There's pin elbows and knees, as well as cut wrists and T style hips. Nothing for the ankles, and the waist can't turn.

What all that means is that he can stand fine on his own, but he's extremely limited beyond that. Has they given this guy the same articulation as his smaller cousin, this would have been a far, far better figure overall.

Accessories - *1/2
I'm not sure if Mattel was worried about including weapons or not, or if it's merely a cost issue, but they gave this guy as close to nothing as they could get.

He does have the standard display stand, identical to the one that came with Bats. You won't need it, as he stands fine on his own, but it's there just in case.

He also comes with a joker playing card. It's scaled well enough, and fits in his left hand if you bend it in half long wise, which they did for you. It's a pretty basic piece of cardboard though, and not exactly a costly accessory.

EDIT: It turns out there's a variant that comes with the knife instead of the card. No idea which one is more common, and since these haven't hit stores yet, which one you'll get is a crap shoot. Clearly, the knife weilding version is preferable.

Value - *1/2
Previous figures in this series were $30. This guy sees a price hike to $35, and considering the lack of accessories and body sculpt reuse, it's certainly not warranted. 

Fun Factor - **
Fairly limited articulation makes these fairly static toys. Batman can punch him out of course, but it seems a tad unfair since the poor Joker doesn't have anything to protect himself with...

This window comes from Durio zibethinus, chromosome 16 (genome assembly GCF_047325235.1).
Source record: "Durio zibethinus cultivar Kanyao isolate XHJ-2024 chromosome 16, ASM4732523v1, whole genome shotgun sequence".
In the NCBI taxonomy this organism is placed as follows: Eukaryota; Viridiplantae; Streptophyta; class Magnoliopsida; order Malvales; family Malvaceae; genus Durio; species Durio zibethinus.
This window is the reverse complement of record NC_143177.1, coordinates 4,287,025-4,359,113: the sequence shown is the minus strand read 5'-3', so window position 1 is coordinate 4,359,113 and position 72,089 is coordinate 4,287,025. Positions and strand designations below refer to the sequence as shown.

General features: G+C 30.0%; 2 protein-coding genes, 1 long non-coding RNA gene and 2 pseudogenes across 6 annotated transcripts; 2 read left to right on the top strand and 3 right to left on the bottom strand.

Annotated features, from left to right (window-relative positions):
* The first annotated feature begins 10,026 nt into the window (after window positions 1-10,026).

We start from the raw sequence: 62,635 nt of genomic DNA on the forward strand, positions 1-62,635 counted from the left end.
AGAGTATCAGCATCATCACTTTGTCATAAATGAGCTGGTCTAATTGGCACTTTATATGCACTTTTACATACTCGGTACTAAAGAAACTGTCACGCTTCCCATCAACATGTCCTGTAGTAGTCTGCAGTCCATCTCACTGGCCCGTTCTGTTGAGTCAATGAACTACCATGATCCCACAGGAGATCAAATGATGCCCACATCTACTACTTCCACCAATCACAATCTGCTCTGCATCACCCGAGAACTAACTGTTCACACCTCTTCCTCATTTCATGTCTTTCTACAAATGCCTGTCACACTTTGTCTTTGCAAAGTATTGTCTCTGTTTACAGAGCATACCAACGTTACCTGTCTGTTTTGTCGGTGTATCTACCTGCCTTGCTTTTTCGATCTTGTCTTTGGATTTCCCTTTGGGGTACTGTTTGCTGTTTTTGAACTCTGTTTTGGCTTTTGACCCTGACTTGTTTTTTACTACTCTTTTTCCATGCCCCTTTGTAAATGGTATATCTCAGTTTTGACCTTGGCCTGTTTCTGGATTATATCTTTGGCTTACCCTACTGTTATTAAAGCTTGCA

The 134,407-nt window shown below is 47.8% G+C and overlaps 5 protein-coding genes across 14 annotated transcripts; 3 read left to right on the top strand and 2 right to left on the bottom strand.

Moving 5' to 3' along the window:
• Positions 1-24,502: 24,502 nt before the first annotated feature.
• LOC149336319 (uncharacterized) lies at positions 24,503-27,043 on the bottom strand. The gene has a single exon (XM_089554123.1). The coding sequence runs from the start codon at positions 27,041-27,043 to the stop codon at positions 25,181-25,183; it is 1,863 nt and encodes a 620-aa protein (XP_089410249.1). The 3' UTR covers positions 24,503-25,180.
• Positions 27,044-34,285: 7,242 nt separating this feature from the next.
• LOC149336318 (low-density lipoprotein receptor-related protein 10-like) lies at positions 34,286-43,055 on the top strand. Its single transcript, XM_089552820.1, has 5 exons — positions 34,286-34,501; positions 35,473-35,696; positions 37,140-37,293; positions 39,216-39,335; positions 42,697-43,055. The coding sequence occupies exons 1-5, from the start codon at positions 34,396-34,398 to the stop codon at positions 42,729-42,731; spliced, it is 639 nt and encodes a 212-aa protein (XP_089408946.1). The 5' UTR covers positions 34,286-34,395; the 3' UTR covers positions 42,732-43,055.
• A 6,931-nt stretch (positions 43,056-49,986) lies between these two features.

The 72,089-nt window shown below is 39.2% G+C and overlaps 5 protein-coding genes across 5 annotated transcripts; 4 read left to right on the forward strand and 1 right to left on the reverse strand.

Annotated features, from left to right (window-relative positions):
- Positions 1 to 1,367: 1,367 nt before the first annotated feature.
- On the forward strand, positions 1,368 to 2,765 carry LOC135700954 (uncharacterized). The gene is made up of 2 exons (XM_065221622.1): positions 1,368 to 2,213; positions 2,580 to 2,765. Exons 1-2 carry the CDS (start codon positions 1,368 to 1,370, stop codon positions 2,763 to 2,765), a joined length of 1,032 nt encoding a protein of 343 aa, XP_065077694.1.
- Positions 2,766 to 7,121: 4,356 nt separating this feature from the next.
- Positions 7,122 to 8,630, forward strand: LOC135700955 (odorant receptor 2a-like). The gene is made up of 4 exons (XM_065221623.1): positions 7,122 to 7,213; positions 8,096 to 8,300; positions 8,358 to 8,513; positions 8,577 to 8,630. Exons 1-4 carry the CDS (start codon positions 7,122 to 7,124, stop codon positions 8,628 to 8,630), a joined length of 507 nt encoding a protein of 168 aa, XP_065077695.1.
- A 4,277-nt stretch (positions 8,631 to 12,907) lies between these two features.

Things To Watch Out For
Not much. If you are picking it out on the shelf, watch for the dreaded green ear.

Overall - **
My initial reaction to this guy was pretty positive. The head sculpt is actually pretty good, although the paint doesn't do much to support it. The body is a bit plain for this size, and the lack of accessories doesn't help. Add in the extra five bucks over the previous figures, and you can see where things were really going south for me.

Had they given us the articulation of the smaller figure and added in a couple accessories, I would have been much happier with the final result. As it is, he can stand in with your Mattel DK Batman, and probably look better (i.e. more appropriate) doing so than one of the more expensive clothed versions. But there's a lot of wasted potential here, especially considering the price point.

Score Recap:
Packaging - ***
Sculpting - ***
Paint -  **
Articulation - **
Accessories - *1/2
Value - *1/2
Fun Factor - **
Overall - **

Where to Buy -
These are a Toys R Us exclusive, although whether they remain available only through the online store, or will hit the brick and mortar locations is yet to be seen.

Related Links -
Other 12" versions of the Dark Knight Joker include:

- Hot Toys has given us both the regular and Bank Robber versions, with the Cop version to come.

- DC Direct also did a sixth scale version of the Heath Ledger character.

- and if you like your Jokers smaller, there's the regular movie version of the Joker, plus the Movie Masters version from Mattel.

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Dark Knight Joker 12 inch action figure from Mattel

This product was purchased for the review by the reviewer. Photos and text by Michael Crawford.